A new report by the National Renewable Energy Laboratory (NREL) examines the types of clean energy technologies, along with the scale and pace of deployment needed for the U.S. to reach 100% clean electricity by 2035.

The NREL study, Examining Supply-Side Options to Achieve 100% Clean Electricity by 2035, found multiple pathways to a decarbonized grid by 2035. However, the exact technology mix and costs would be determined by research and development, manufacturing, and infrastructure investment decisions made over the next decade.

NREL said the study scenarios considered many new factors: a 2035 full decarbonization timeframe, higher levels of electrification and an associated increase in electricity demand, increased electricity demand from carbon dioxide removal technologies and clean fuels production, higher reliance on existing commercial renewable energy generation technologies, and greater diversity of seasonal storage solutions. The report was also influenced by decades of prior research.

For each scenario, researchers modeled the least costly generation, energy storage, and transmission investment portfolio to maintain reliable power throughout the year.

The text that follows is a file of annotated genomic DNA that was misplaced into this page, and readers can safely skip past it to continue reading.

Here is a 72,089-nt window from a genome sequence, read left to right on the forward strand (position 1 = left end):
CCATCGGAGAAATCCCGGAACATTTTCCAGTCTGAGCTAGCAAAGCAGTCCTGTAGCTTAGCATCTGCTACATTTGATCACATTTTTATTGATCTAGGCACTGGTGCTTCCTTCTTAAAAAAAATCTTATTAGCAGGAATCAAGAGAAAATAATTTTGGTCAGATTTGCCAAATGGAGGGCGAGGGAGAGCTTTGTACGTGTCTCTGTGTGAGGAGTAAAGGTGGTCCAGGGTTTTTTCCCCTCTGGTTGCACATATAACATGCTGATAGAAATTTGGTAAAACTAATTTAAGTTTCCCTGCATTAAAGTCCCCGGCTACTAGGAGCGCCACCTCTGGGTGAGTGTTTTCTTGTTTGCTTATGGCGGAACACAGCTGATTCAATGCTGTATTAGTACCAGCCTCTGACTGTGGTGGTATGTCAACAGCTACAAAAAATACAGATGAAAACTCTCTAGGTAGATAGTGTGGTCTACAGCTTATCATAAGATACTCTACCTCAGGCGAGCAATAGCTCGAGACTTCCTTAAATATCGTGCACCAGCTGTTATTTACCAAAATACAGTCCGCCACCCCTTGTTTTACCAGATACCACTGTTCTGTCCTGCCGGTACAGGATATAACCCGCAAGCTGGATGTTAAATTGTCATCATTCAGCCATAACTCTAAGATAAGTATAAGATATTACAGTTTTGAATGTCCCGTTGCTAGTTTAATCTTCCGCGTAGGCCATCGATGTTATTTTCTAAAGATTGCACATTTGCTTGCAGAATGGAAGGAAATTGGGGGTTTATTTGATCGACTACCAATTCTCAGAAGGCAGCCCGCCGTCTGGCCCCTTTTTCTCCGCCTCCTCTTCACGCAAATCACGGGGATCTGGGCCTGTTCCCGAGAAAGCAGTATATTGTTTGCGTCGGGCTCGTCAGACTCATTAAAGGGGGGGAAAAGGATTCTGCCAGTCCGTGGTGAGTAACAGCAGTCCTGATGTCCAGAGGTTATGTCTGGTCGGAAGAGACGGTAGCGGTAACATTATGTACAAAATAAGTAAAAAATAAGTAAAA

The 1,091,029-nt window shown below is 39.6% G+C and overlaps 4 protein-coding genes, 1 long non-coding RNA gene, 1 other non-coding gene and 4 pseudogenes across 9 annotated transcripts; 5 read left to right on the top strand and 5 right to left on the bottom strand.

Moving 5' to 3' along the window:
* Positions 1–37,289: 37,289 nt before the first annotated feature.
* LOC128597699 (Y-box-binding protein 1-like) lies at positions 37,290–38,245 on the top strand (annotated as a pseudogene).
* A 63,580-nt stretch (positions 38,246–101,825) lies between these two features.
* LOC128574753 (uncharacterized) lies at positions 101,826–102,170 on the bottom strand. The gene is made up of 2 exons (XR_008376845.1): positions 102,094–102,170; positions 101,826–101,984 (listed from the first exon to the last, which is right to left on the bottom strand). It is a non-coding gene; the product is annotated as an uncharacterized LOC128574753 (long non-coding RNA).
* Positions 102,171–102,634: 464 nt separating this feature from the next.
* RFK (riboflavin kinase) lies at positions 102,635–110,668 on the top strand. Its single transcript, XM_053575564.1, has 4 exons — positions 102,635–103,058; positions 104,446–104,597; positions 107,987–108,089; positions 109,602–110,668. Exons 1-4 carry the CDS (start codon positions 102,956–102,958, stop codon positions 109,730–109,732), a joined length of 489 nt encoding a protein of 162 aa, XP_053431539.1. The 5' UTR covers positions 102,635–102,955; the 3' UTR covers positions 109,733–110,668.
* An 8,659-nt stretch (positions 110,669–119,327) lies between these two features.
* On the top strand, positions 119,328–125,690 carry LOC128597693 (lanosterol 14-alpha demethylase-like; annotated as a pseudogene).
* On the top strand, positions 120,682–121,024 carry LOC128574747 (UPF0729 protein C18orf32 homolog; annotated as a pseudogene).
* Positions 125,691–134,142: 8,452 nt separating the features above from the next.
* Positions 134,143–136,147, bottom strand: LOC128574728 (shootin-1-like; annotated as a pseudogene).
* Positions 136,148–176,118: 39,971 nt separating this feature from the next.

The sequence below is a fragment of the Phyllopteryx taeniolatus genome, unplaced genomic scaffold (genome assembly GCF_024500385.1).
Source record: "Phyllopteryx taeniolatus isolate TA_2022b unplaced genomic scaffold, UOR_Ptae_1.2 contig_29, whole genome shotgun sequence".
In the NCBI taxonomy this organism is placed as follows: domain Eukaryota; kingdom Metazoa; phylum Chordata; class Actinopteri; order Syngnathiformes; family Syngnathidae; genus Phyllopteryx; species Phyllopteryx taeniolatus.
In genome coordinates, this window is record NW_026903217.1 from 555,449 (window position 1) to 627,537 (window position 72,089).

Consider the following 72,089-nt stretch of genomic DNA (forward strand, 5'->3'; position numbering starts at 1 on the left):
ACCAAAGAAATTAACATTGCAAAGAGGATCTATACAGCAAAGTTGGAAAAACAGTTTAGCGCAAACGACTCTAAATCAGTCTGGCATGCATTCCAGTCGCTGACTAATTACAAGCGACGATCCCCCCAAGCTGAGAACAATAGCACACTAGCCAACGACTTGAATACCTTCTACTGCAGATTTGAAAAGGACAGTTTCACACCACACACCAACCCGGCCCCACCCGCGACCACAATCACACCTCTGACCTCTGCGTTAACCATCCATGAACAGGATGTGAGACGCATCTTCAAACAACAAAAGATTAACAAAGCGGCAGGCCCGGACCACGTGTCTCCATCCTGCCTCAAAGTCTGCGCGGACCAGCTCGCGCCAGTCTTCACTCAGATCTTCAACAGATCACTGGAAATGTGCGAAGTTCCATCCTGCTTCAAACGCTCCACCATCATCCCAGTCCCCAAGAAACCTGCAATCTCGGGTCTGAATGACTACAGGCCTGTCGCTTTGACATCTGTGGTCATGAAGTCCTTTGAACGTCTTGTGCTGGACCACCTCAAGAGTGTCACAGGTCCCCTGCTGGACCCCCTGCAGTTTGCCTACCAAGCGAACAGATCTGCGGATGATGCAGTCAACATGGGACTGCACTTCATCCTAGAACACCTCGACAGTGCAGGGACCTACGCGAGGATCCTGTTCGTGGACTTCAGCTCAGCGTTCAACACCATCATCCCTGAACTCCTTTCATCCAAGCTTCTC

“For the study, [NREL’s Regional Energy Deployment System] helped us explore how different factors—like siting constraints or evolving technology cost reductions—might influence the ability to accelerate renewable and clean energy technology deployment,” said Brian Sergi, a co-author of the study.

Clean technologies must scale up quickly

As modeled by NREL, wind and solar energy would provide 60%–80% of generation in the least-costly electricity mix in 2035. The overall generation capacity would grow to roughly three times the 2020 level by 2035—including a combined 2 TW (terawatts) of wind and solar.